• Google’s use of A/B testing to determine how to optimize the most minute details (the famous 40 shades of blue experiment where Google tested many iterations of link colors).
    • Google’s use of cognitive psychology research to encourage desired user behaviors.
  • Neil Postman’s summation of Taylorism from Technopoly (1993):

    1. The primary goal of human effort is efficiency.
    2. Technical calculation is superior to human judgment.
    3. Human judgement cannot be trusted (due to laxity of thought, errors, etc.).
    4. Subjectivity is an obstacle to clear thinking.
    5. What cannot be measured is of no value.
    6. The affairs of citizens are best guided by experts.
  • In the case of Google (and its peers), replace the idea of “experts” guiding the general populace with optimized algorithms.

  • The Google of 2010 had enmeshed in its efforts to “organize all knowledge” in an aura of righteousness and nobility of cause [me: in 2020 there’s no doubt that the “don’t be evil” ethos of early Google is long gone both from a corporate and a from the public’s perspective.]

  • Google’s search innovations:

    • Original pagerank algorithm treated links as citations. Citations are signals of relative content value.
    • Advertising can be matched to search results and auctioned off in a marketplace to advertisers.
    • Ad placements are determined not only by price but by clickthroughs (ensuring that ads remain relevant).
    • Clicks and pageviews provide Google with information about consumer behaviors and preferences which in turn generates more value for the overall system.
    • Google’s interest is to drive users activity and consumption: “Google is, quite literally, in the business of distraction.”
  • “Google, as the supplier of the Web’s principal navigational tools, also shapes our relationship with the content that it serves up so efficiently and in such profusion.”

  • Dynamic and plentiful content has resulted in an arms race of sorts when it comes to content “freshness” and abundance. Platforms and content providers “innovate” to develop more, faster, bite-sized content in order to maintain a leg up on the competition and retain users and encourage greater consumption.

  • Business complements: Products and services that are consumed together or that encourage consumption of a particular good. For instance, mustard is a complement to hot dogs.

    • Companies like Google expand and extend their service offerings in order to drive usages of their underlying business.
    • Consider how many of Google’s unprofitable (or less lucrative) ventures serve as complements to the core business (e.g. YouTube, Android, gmail, etc.)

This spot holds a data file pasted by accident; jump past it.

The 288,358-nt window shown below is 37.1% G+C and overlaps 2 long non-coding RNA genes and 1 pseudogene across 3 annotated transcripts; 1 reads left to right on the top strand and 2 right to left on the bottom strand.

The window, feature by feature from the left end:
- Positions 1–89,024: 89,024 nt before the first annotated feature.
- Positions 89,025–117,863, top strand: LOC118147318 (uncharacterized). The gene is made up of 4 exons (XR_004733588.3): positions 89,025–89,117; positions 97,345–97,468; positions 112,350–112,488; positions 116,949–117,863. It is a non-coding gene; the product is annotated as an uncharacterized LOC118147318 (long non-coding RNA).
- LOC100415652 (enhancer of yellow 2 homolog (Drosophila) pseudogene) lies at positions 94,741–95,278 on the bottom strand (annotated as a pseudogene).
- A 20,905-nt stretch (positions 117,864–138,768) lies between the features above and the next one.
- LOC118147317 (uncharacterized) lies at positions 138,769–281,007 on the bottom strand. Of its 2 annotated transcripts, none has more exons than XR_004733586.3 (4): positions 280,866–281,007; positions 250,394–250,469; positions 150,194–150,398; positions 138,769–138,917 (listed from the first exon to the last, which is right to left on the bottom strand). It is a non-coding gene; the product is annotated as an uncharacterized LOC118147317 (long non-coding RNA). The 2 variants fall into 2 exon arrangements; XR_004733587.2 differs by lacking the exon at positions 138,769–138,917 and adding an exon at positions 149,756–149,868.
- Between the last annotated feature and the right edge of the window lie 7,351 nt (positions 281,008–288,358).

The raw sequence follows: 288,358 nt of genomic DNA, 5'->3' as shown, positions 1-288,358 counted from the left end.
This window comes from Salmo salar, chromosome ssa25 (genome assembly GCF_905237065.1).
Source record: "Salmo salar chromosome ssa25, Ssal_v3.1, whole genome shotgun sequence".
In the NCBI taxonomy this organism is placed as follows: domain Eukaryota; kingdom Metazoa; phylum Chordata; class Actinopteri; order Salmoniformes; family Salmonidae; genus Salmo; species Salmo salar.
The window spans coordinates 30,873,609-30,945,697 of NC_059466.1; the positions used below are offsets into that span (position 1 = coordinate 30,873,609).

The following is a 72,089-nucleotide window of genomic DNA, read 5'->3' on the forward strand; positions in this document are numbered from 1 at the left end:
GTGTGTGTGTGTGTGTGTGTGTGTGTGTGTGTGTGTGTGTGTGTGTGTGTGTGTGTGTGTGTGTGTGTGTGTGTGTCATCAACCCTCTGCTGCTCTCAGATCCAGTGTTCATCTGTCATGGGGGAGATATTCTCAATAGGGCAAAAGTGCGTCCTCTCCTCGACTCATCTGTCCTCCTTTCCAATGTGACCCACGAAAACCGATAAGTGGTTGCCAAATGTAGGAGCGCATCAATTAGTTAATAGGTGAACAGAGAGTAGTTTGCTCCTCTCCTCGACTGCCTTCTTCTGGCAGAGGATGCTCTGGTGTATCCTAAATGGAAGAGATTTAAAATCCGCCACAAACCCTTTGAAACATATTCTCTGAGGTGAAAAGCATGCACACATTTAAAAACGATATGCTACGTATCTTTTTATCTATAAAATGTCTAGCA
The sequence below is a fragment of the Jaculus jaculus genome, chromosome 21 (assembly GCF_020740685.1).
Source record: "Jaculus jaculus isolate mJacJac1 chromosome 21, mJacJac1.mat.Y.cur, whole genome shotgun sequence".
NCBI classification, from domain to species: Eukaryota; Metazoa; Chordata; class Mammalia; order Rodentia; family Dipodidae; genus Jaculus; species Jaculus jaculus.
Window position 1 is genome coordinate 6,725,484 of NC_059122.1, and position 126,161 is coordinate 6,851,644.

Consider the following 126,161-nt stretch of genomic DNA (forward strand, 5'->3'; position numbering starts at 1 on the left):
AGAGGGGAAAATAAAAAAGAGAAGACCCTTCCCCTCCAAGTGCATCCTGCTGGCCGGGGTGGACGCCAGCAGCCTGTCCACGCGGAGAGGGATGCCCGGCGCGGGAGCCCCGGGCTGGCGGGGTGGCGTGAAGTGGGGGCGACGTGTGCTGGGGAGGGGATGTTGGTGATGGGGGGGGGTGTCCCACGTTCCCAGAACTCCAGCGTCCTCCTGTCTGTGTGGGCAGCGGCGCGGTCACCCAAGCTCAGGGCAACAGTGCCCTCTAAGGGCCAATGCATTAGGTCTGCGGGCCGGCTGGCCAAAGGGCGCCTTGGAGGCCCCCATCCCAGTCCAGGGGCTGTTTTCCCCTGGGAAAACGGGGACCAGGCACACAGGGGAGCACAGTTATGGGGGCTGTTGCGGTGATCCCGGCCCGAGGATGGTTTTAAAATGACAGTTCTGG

• “Google wants information to be free because, as the cost of information falls, we all spend more time looking at computer screens, and the company’s profits go up.”

  • The digital computer offers a pervasive metaphor for how we view the world and our own minds. Consider our proclivity to speak of ideas and thinking in terms of circuits, wiring, inputs, programming, etc. In the digital era we run risk of taking this metaphor too far.

    • Consider the idea that the human mind is itself a computer.
    • Consider the problems with equating intelligence with data processing efficiency.
  • In Google’s world, which is the world we enter when we go online, there’s little place for the pensive stillness of deep reading or the fuzzy indirection of contemplation. Ambiguity is not an opening for insight but a bug to be fixed. The human brain is just an outdated computer that needs a faster processor and a bigger hard drive—and better algorithms to steer the course of its thought.”

Chapter 9: Search, Memory

  • Chapter considers the role of physical and digital records and how they interact with human memory.
  • The reliance on personal memory has diminished with each successive media breakthrough. First with the writing and books. Later with the digitization of all knowledge.
  • Commonplace books: A type of personal knowledge system in which information is collected, referenced and developed in a notebook. Particularly popular in the renaissance and Enlightenment.

    • Francis Bacon (philosopher): A well-maintained commonplace supplies matter to invention.
    • Popularity of commonplace books declined in the 19th and 20th centuries as the pace of life quickened and people saw them as a waste of mental energy.
  • Artificial memory: Highly efficient storage of knowledge on new forms of media like audiotape, videotape, microfilm, microfiche, and computer drives.

  • “The arrival of the limitless and easily searchable data banks of the Internet brought a further shift, not just in the way we view memorization but in the way we view memory itself. The Net quickly came to be seen as a replacement for, rather than just supplement to, personal memory.”

  • The prevailing ethos of the digital age is that memorization is a waste of time.

  • Counterpoint, per William James (philosopher), is that “the art of remembering is the art of thinking.”

  • Short-term and long-term memory:

    • Consolidation phase: The process in which short-term memory (aka “working memory”) is transformed into more permanent long-term memory.
    • “The formation of long-term memories...involves not only biochemical changes but anatomical ones.” (owing to the improved strength of inter-neural connections and the growth of new synaptic terminals).
  • “Those who celebrate the ‘outsourcing’ of memory to the Web have been mislead by a metaphor. They overlook the fundamentally organic nature of biological memory.”
  • “Once we bring an explicit long-term memory back into working memory, it becomes a short-term memory again. When we reconsolidate it, it gains a new set of connections—a new context.”
  • “Proponents of the outsourcing idea also confuse working memory with long-term memory. When a person fails to consolidate a fact, an idea, or an experience in long-term memory, he’s not ‘freeing up’ space in his brain for other functions.”